Sequoia sentence example

sequoia
  • Answer: the General Sherman, a giant sequoia growing in California.
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  • It has preserved its characteristic types, such as Magnolia, Liriodendron, Liquidambar, Torreya, Taxodium and Sequoia.
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  • The Coniferae include no fewer than 94 species of Cupressineae and 17 of Abietineae, including several species of Sequoia.
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  • The genera best represented are Ficus (21 species), Quercus (16 species), Populus (ir species), Rhamnus (9 species), Platanus (8 species), Viburnum (7 species), Magnolia (6 species), Cornus (5 species), Cinnamomum (5 species), Juglans (4 species), Acer (4 species), Salix (4 species), Aralia (3 species), Rhus (3 species), Sequoia (3 species).
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  • Along the way, we discover ancient sequoia trees, the largest living trees in the world.
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  • From this pleasant spot in the giant sequoia forest, I figured there must be an easier way.
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  • Located within one mile of this outlet mall are four hotels: Quality Inn Sequoia, Bester Western Town & Country Lodge, Days Inn Tulare and Comfort Suites Tulare.
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  • Also nearby is Yosemite and Sequoia National Parks, where you can find campgrounds (it's recommended to make reservations), wonderful views and great chances to see wildlife.
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  • Lastly, it unites musk, black amber and the heady, evergreen goodness of Sequoia.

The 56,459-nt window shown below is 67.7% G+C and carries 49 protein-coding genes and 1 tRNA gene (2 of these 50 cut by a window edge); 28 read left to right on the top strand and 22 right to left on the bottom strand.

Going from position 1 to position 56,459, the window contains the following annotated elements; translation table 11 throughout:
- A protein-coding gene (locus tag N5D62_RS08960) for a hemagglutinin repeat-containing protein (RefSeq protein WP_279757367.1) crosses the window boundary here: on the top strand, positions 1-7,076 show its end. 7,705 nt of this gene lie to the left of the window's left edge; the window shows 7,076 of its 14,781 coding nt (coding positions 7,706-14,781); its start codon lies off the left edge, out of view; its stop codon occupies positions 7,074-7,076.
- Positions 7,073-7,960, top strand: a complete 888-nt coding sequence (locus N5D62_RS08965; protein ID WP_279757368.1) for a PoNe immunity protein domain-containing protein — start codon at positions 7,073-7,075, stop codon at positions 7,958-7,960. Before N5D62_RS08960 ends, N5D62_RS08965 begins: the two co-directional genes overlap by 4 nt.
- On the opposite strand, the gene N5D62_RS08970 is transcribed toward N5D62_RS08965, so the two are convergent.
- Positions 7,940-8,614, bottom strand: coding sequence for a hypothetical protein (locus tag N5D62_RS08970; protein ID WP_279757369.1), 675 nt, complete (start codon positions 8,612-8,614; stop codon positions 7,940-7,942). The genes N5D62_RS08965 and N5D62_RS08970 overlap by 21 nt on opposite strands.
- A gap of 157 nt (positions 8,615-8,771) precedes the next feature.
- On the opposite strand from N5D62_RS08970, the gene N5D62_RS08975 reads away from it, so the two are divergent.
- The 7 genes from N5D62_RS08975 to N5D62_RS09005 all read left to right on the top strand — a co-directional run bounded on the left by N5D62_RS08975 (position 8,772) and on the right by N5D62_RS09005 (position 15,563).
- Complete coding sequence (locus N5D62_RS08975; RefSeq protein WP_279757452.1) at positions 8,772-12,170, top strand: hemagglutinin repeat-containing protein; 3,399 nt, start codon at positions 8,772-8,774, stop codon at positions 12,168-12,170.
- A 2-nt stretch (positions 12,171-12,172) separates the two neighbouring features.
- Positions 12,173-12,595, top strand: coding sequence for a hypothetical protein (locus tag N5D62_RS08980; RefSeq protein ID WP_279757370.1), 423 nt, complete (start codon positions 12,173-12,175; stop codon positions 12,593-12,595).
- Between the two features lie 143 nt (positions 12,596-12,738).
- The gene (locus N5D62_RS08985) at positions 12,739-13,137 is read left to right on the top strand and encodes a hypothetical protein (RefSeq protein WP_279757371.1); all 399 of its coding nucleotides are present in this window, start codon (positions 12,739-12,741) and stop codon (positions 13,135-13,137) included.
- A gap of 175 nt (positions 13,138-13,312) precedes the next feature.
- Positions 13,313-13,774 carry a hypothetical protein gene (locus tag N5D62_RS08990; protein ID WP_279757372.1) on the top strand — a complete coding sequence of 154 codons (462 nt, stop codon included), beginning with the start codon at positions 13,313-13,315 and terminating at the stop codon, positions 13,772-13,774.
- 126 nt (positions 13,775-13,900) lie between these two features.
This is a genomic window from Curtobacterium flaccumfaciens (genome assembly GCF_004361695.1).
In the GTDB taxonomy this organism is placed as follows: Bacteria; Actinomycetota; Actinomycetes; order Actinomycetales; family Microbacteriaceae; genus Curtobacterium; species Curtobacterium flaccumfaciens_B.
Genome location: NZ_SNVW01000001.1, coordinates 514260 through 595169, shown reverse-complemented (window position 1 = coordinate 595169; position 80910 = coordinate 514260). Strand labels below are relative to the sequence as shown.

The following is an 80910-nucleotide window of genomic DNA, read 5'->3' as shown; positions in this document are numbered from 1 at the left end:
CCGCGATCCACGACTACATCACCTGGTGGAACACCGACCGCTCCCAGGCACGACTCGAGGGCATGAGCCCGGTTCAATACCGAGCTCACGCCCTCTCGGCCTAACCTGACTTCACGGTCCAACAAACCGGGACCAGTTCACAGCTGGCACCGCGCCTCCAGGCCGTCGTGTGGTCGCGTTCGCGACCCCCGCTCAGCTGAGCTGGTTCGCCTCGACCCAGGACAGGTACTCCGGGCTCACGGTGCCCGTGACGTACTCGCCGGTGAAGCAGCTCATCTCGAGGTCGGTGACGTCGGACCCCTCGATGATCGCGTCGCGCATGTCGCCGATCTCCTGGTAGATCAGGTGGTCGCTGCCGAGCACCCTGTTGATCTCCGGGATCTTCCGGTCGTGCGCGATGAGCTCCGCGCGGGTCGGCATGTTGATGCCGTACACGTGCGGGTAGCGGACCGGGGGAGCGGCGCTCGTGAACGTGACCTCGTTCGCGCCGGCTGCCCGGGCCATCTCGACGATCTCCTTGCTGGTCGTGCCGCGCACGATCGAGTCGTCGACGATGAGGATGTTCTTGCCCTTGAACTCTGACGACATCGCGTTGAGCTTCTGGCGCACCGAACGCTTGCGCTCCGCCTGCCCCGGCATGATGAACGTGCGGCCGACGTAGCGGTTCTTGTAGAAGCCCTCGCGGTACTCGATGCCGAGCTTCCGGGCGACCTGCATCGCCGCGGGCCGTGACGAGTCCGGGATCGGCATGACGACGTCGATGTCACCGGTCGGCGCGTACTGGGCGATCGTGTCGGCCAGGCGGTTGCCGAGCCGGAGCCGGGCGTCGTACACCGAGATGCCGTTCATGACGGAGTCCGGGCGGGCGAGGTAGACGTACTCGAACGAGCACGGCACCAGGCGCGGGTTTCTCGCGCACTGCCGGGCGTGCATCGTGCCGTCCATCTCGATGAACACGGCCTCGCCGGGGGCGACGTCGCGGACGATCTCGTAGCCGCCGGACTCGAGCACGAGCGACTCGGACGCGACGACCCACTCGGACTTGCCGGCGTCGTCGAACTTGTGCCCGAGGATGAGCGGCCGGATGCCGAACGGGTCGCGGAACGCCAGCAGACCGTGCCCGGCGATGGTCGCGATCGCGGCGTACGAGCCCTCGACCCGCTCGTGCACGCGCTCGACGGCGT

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  • Highs for Toyota were a two percent increase in the Corolla and a sixteen percent increase in the Sequoia.
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  • Toyota Sequoia: Consumer Search named the Sequoia as the best large-sized SUV for towing capacity.
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  • Sequoia and the tulip-tree still remain; figs are abundant; laurels are represented by Sassafras and camphor; herbaceous plants (Ranunculaceae, Cruciferae, Umbelliferae) are present, though, as might be expected, only fragmentarily preserved.
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  • Among modern floras we find here and there isolated types, such as Ginkgo, Sequoia, Matonia, Dipteris and the Cycads, persisting as more successful survivals which have held their own through the course of ages; these plants remain as vestiges from a remote past, and as links connecting the vegetation of to-day with that of the Mesozoic era.
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  • Several species of Nyssa are common to the two districts, as are a climbing palm, two vines, a magnolia, &c. The common tree at Bovey is Sequoia Couttsiae, which probably grew in profusion in the sheltered valleys of Dartmoor, close to the lake.
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  • Sequoia (which had already appeared in the American Upper Cretaceous) and the deciduous cypress (Taxodium distichum) are found in Europe.
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  • The mammoth redwood tree of California,Sequoia (Wellingtonia) gigantea, which represents the tallest Gymnosperm, is a good example of the regular tapering main stem and narrow pyramidal form.
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  • Sequoia sempervirens, the fertile branches bear leaves which are less spreading than those on the vegetative shoots.
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  • Smaller cones, less than an inch long, occur in the larch, Athrotaxis (Tasmania), Fitsroya (Patagonia and Tasmania), &c. In the Taxodieae and Araucarieae the cones are similar in appearance to those of the Abietineae, but they differ in the fact that the scales appear to be single, even in the young condition; each cone-scale in a genus of the Taxodiinae (Sequoia, &c.) bears several seeds, while in the Araucariinae (Araucaria and Agathis) each scale has one seed.